In her mid-40s, while raising two daughters, Elsie Damus of Uniondale one day announced she would open a beauty supply store in her hometown.
“My father was like, ‘Beauty supply? What do we know about that?’ ” Damus’ daughter Claudy Damus-Makelele of Merrick said.
” ‘Nothing,’ ” her mother told her father. ” ‘But we’re going to figure it out.’ “
Figure it out she did.
The store — Claudy’s Beauty Supply, named for Damus’ daughter — thrived for 36 years, selling both to corporate clients and local residents, her family said.
But Damus, who died June 20 at age 80, spent the final year of her life trying to save the business, her daughter said. The coronavirus pandemic forced the store to close for four months, clients canceled contracts and business dropped by 80%, the family said. Damus, who was briefly hospitalized with COVID-19, reluctantly was unable to fund three annual high school scholarships.
The store’s plight was profiled in a May 20 Newsday story about the challenges facing minority-owned businesses during the pandemic.
Damus died from pulmonary problems at Nassau University Medical Center in East Meadow. Two of the nurses who tended to her had received scholarships endowed by Damus when they graduated from Uniondale High School, her daughter said.
In the Newsday story, Damus and her family said they were told they didn’t qualify for federal financial assistance as a minority-owned business, even though Damus was a Haitian immigrant.
Damus-Makelele said Thursday she was not sure the business would survive.
“So many people reached out, but to no avail,” Damus-Makelele said. “We’re still behind in our payments and still behind in everything.”
Damus-Makelele and her sister, Nancy Nemorin of Merrick, are running the store while holding down other full-time jobs. Damus-Makelele is associate superintendent of Eastern Suffolk BOCES; Nemorin is a professor at Kingsborough Community College in Brooklyn.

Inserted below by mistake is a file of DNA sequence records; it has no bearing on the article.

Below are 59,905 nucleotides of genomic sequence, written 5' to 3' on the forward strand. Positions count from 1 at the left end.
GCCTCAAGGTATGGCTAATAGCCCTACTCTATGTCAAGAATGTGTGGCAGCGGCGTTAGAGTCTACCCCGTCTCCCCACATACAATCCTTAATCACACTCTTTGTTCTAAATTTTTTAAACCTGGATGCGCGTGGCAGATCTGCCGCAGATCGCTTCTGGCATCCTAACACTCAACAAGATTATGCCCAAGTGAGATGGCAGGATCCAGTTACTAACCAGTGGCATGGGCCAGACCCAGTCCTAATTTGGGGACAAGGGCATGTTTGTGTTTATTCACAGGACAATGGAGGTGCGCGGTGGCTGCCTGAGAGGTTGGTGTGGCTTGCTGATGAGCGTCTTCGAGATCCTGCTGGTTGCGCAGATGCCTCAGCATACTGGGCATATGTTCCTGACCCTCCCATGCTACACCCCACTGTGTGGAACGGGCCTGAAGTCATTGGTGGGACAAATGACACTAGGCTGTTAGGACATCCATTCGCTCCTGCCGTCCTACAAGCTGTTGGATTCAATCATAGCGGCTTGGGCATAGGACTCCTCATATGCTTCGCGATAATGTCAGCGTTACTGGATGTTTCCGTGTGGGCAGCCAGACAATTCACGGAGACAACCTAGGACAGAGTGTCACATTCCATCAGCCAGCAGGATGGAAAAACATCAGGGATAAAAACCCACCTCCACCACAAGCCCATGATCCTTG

Uniondale Chamber of Commerce president Mariano Ugalde said Damus “was a very well-beloved figure in the neighborhood. … I can’t tell you how big a loss this is for Uniondale.”
Damus came to the United States from Haiti when she was 16, her family said. She graduated in 1975 from the Fashion Institute of Technology in Manhattan, then worked as a fashion designer for a Manhattan clothing company.
“She then decided, ‘I don’t know anything about the beauty supply business, but I’m going to open a beauty supply business,'” Damus-Makelele said.
In addition to her two daughters, Damus is survived by her husband, Claude, five sisters and three grandchildren.
A funeral service was held on June 26 at Hartnett Funeral Home in Uniondale. She was buried that day at Greenfield Cemetery in Uniondale.
Days before Damus died, her daughters found a note from her that said in part, “Remember, for me my customers were always number 1.”
“She actually prepared my sister and I for this very moment our entire lives. She modeled for me what it meant to be a good wife. She definitely modeled for me dignity and grace,” Damus-Makelele said. “She’s going to live on in her customers [and] in her young people. That I know for sure.”